INTERVIEW

Crushed Beaks: Slapping the curse of the horror fan in the face… 30 or 40 times.

crushed-beaks

We’re discussing the plot of little known ’70s schlock horror film Voodoo Burgers, a conversation most peculiar. “It’s an ingredient used in Eastern medicine,” someone whispers. “People have said for years it’s influenced McDonalds. You just have to look on the Internet,” says another.

OK. Voodoo Burgers doesn’t exist. Matthew Poile and Alex Morris are throwing around theories about how they got the name Crushed Beaks, and typically it involves plenty of gory chat – “Sometimes people are like, ‘What? Crushed Beats?’, and I have to say, ‘No. You know, when you step on a Pigeon’s head’.” See.

A band with a taste for the macabre, it’s not out of step to find talk turning toward movies. Real movies. Real horror movies.

“It has permeated our image very strongly, this horror thing,” says Alex. “It might be our unique selling point, but I think we need to readdress the balance a little bit. We’ve only ever been to the cinema together twice. Granted, once was to see a horror movie, but the other was to see stop frame animation, so a nice 50-50 split there. Let’s not get bogged down in this genre thing.”

Arguably Crushed Beaks did the bogging down themselves. Matthew’s washed-out rush of garage-infused guitar and Alex’s brutally precise drumming style have been fronted by a slew of gloomy images since they formed a year ago. Dario Argento inspired videos and press photos in graveyards have never been too far away either. “When we re-met at Goldsmiths (the two also went to school together in Guilford) horror was one of the things we bonded about,” says Alex. “We went to the student union together on the first night of Fresher’s week and it was horrendous, not because we were together, I must add.”

Matt studied Literature and Alex History. “And Matt does write songs, using words in English,” reasons Alex.

These songs – and particularly new single ‘Breakdown’ (a modern noise pop take on motown that starts as a waltz and snaps into a sudden rush of garage) – are why we’re here today. And the band’s live show is quickly garnering a fierce reputation too – the drums’n’guitar duo that make more noise than most bands.

Like a reanimated corpse, this horror thing has been hard to shake off, though. Crushed Beaks is clearly a project led aesthetically by black thoughts, but surely not sinister lyrics too, a view held in much of the music press until now.

“Yeah, I don’t really get why people say it’s horror inspired lyricism,” says Matthew. “I sort of see it as weird cryptic advice. It’s not gobbledegook. Strangely, I write songs and they’ll turn out to be about something that happened after they were written.” Matthew stumbles as he tries to rationalise this. “Err, I’m not a psychic or anything,” he says. “I just attach the lyrics to something that happened after they were initially conceived. It’s not the price of milk, it’s an emotional observation.”

Matt halts deep in thought, and eventually it’s Alex who picks things up, determined to slaughter this critical zombie once and for all. “With the lyrics, the way people intend things is not always how they are perceived,” he says. “Say, when John Carpenter made Halloween, looking at it now you see a pretty reactionary film to the political climate in the late ’70s. Now Carpenter’s not a reactionary type, he was just trying to make a film that looked good and was scary and he’s said as much in interviews. So if you take away the intention from the source it leaves things open to interpretation. It’s potentially dangerous, but that’s how people use culture now; the death of the author thing.”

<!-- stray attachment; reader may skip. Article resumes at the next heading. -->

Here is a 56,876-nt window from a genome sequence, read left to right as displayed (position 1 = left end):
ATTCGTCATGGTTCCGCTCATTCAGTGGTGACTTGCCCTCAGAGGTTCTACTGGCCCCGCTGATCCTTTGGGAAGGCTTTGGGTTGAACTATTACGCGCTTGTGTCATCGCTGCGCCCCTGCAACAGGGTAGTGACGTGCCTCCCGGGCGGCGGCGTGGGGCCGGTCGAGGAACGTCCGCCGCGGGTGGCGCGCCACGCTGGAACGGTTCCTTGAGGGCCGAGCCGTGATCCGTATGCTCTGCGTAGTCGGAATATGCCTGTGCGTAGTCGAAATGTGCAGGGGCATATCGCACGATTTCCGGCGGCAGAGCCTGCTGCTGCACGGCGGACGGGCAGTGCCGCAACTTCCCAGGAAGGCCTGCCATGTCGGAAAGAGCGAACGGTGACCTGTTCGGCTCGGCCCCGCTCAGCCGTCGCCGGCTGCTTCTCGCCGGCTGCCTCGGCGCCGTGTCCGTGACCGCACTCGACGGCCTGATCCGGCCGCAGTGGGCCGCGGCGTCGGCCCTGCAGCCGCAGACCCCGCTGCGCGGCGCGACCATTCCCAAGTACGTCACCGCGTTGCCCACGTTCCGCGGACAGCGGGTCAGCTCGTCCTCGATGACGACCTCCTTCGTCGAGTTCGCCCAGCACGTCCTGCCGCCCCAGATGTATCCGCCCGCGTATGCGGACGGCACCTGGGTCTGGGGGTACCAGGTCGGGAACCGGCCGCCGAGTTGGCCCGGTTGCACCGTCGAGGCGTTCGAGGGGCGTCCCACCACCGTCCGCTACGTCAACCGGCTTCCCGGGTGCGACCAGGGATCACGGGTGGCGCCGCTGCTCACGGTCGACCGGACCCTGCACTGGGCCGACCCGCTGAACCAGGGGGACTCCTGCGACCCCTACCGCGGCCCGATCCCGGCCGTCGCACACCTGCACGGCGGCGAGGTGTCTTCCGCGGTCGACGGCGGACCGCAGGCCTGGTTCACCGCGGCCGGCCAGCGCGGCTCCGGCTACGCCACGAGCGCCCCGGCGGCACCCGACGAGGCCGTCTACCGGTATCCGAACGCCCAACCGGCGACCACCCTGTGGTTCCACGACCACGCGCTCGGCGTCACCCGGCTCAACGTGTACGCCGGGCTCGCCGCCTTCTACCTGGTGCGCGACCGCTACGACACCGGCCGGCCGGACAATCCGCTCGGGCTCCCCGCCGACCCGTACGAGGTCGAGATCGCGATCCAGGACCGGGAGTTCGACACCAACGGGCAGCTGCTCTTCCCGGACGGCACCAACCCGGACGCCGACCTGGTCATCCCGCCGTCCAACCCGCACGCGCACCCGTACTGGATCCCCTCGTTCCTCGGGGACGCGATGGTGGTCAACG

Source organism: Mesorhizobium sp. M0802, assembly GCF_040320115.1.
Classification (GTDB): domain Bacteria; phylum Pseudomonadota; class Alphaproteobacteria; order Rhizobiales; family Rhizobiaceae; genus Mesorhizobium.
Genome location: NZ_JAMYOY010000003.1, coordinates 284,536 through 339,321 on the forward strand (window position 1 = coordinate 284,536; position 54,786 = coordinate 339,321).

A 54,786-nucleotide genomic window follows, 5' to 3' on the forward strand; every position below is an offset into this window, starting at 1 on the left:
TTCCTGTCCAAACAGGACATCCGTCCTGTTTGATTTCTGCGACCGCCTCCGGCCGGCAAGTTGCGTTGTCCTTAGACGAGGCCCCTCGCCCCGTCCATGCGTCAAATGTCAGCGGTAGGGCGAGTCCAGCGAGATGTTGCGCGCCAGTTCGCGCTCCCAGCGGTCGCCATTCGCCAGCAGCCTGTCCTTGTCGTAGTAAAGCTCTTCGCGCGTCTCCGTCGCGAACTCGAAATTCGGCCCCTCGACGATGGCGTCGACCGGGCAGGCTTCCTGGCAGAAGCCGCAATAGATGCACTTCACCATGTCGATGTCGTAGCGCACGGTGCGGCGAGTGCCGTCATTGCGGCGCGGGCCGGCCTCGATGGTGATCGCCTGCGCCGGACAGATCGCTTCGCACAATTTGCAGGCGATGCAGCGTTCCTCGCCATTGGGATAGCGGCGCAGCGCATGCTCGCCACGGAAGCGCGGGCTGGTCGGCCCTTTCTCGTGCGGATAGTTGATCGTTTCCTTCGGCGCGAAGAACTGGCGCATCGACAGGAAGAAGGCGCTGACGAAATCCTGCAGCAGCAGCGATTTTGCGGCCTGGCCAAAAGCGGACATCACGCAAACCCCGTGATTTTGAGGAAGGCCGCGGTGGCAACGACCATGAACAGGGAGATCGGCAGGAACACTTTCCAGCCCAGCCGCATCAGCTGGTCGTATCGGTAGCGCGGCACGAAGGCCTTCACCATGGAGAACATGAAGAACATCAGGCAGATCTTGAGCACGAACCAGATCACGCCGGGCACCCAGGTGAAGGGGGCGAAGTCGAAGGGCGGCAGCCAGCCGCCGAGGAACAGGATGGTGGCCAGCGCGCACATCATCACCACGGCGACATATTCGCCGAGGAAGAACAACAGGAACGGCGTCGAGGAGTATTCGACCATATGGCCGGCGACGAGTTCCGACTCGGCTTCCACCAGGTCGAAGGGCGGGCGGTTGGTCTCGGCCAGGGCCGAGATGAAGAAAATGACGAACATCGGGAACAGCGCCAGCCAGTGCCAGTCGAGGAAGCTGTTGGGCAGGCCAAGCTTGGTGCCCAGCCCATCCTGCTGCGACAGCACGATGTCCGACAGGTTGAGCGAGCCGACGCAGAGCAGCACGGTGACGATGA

Some welcome clarity from Alex there.

“Yeah, but I did reference horror again, didn’t I?”

Naturally, then, Crushed Beaks lyrics have been interpreted as horror inspired because they live and breathe in that environment (with a bit of stop frame animation thrown in). Until recently, Matthew and Alex’s singles, full of tuneful cadence and raw power, have been accompanied by stark but beautiful videos; both ‘Close Ups’ and ‘Grim’ have a twisted edge that has become synonymous with their output, insects included.

“Letting locusts jump around the living room was great fun,” grins Alex. “I just ended up putting them on the balcony and setting them free so they could ravish Peckham. “But the video for ‘Breakdown’ was a bit different. It’s kind of cyclical and makes reference to itself, plus he gets whacked in the face.” Alex gleefully points at Matthew.

“Yeah, I probably got slapped in the face about 30 or 40 times. At first everyone seemed scared but by the end they were queuing up.”

Released at the start of November on new label ASL Records (just after, ahem, Halloween), ‘Breakdown’ feels like a departure from Crushed Beak’s previous efforts. Free from distortion and stripped of layers, there’s less thrashing and more clarity. You can hear Matthew’s pained vocal, and Alex’s drums are brittle with a more subtle power than before.

“There is some progression, but I think the sound of each song is more to do with the production of each record,” says Matthews. “Plus, ‘Breakdown’ lends itself to a different style. Someone the other day said we’ve gone pop. We’ve always been pop as far as I’m concerned, except I produced the first single and I’m not the greatest. Also, I find it really funny weird when people say, ‘oh I prefer your old stuff’. We haven’t really started. We’ve only been around for a year! It’s like, ‘Whoaah there, give us a chance!’.” Matthew smiles to himself, glad to get that off his chest.

So no rapid changes and no sudden movements, that seems to be the bands outlook for 2013. Of course, they have recording plans, too. The band are making their next record on a boat. Their own Mary Celeste.

Order Crushed Beaks’ music from ASL Records.

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